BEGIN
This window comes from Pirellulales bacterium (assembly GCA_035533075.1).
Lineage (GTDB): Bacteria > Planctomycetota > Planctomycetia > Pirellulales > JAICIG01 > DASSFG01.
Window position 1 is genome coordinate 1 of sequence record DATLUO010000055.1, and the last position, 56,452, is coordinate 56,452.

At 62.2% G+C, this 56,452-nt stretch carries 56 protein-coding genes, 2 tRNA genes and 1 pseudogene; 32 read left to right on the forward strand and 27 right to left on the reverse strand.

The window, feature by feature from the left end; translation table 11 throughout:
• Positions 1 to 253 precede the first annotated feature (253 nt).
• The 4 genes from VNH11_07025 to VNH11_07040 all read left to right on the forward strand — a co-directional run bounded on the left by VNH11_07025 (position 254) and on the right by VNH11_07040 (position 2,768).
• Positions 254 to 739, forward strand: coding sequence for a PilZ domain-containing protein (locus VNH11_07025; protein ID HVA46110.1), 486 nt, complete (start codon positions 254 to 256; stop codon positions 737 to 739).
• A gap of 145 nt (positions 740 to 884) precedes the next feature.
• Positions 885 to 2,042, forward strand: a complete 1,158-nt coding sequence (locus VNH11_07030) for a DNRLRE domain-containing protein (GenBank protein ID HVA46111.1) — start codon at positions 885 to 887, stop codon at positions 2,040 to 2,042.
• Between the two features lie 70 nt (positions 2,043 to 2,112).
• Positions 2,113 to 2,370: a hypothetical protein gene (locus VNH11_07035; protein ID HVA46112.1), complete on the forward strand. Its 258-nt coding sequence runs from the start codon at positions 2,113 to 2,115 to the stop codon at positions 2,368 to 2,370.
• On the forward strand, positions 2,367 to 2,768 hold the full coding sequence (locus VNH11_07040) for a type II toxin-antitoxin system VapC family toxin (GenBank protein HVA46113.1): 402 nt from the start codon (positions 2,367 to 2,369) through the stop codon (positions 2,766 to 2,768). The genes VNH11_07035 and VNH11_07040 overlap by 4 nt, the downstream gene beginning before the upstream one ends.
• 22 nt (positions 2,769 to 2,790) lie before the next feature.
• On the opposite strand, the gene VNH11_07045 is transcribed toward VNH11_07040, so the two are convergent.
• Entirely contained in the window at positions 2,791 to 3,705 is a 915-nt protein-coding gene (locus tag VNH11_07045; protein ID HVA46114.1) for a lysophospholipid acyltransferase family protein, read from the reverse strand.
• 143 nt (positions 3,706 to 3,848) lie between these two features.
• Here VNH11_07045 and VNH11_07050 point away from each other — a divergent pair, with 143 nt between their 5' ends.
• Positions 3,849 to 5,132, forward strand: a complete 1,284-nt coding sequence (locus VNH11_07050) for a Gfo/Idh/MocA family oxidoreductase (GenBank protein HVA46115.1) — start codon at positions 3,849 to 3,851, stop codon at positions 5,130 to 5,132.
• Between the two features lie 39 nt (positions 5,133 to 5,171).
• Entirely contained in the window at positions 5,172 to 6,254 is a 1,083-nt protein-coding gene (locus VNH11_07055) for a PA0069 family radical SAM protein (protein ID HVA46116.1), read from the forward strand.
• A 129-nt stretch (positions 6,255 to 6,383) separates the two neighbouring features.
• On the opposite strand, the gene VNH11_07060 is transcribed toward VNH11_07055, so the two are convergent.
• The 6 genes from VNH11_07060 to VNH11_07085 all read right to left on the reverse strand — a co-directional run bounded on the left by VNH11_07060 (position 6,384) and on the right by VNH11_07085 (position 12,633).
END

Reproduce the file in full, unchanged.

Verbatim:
This window comes from Pirellulales bacterium (assembly GCA_035533075.1).
Lineage (GTDB): Bacteria > Planctomycetota > Planctomycetia > Pirellulales > JAICIG01 > DASSFG01.
Window position 1 is genome coordinate 1 of sequence record DATLUO010000055.1, and the last position, 56,452, is coordinate 56,452.

At 62.2% G+C, this 56,452-nt stretch carries 56 protein-coding genes, 2 tRNA genes and 1 pseudogene; 32 read left to right on the forward strand and 27 right to left on the reverse strand.

The window, feature by feature from the left end; translation table 11 throughout:
• Positions 1 to 253 precede the first annotated feature (253 nt).
• The 4 genes from VNH11_07025 to VNH11_07040 all read left to right on the forward strand — a co-directional run bounded on the left by VNH11_07025 (position 254) and on the right by VNH11_07040 (position 2,768).
• Positions 254 to 739, forward strand: coding sequence for a PilZ domain-containing protein (locus VNH11_07025; protein ID HVA46110.1), 486 nt, complete (start codon positions 254 to 256; stop codon positions 737 to 739).
• A gap of 145 nt (positions 740 to 884) precedes the next feature.
• Positions 885 to 2,042, forward strand: a complete 1,158-nt coding sequence (locus VNH11_07030) for a DNRLRE domain-containing protein (GenBank protein ID HVA46111.1) — start codon at positions 885 to 887, stop codon at positions 2,040 to 2,042.
• Between the two features lie 70 nt (positions 2,043 to 2,112).
• Positions 2,113 to 2,370: a hypothetical protein gene (locus VNH11_07035; protein ID HVA46112.1), complete on the forward strand. Its 258-nt coding sequence runs from the start codon at positions 2,113 to 2,115 to the stop codon at positions 2,368 to 2,370.
• On the forward strand, positions 2,367 to 2,768 hold the full coding sequence (locus VNH11_07040) for a type II toxin-antitoxin system VapC family toxin (GenBank protein HVA46113.1): 402 nt from the start codon (positions 2,367 to 2,369) through the stop codon (positions 2,766 to 2,768). The genes VNH11_07035 and VNH11_07040 overlap by 4 nt, the downstream gene beginning before the upstream one ends.
• 22 nt (positions 2,769 to 2,790) lie before the next feature.
• On the opposite strand, the gene VNH11_07045 is transcribed toward VNH11_07040, so the two are convergent.
• Entirely contained in the window at positions 2,791 to 3,705 is a 915-nt protein-coding gene (locus tag VNH11_07045; protein ID HVA46114.1) for a lysophospholipid acyltransferase family protein, read from the reverse strand.
• 143 nt (positions 3,706 to 3,848) lie between these two features.
• Here VNH11_07045 and VNH11_07050 point away from each other — a divergent pair, with 143 nt between their 5' ends.
• Positions 3,849 to 5,132, forward strand: a complete 1,284-nt coding sequence (locus VNH11_07050) for a Gfo/Idh/MocA family oxidoreductase (GenBank protein HVA46115.1) — start codon at positions 3,849 to 3,851, stop codon at positions 5,130 to 5,132.
• Between the two features lie 39 nt (positions 5,133 to 5,171).
• Entirely contained in the window at positions 5,172 to 6,254 is a 1,083-nt protein-coding gene (locus VNH11_07055) for a PA0069 family radical SAM protein (protein ID HVA46116.1), read from the forward strand.
• A 129-nt stretch (positions 6,255 to 6,383) separates the two neighbouring features.
• On the opposite strand, the gene VNH11_07060 is transcribed toward VNH11_07055, so the two are convergent.
• The 6 genes from VNH11_07060 to VNH11_07085 all read right to left on the reverse strand — a co-directional run bounded on the left by VNH11_07060 (position 6,384) and on the right by VNH11_07085 (position 12,633).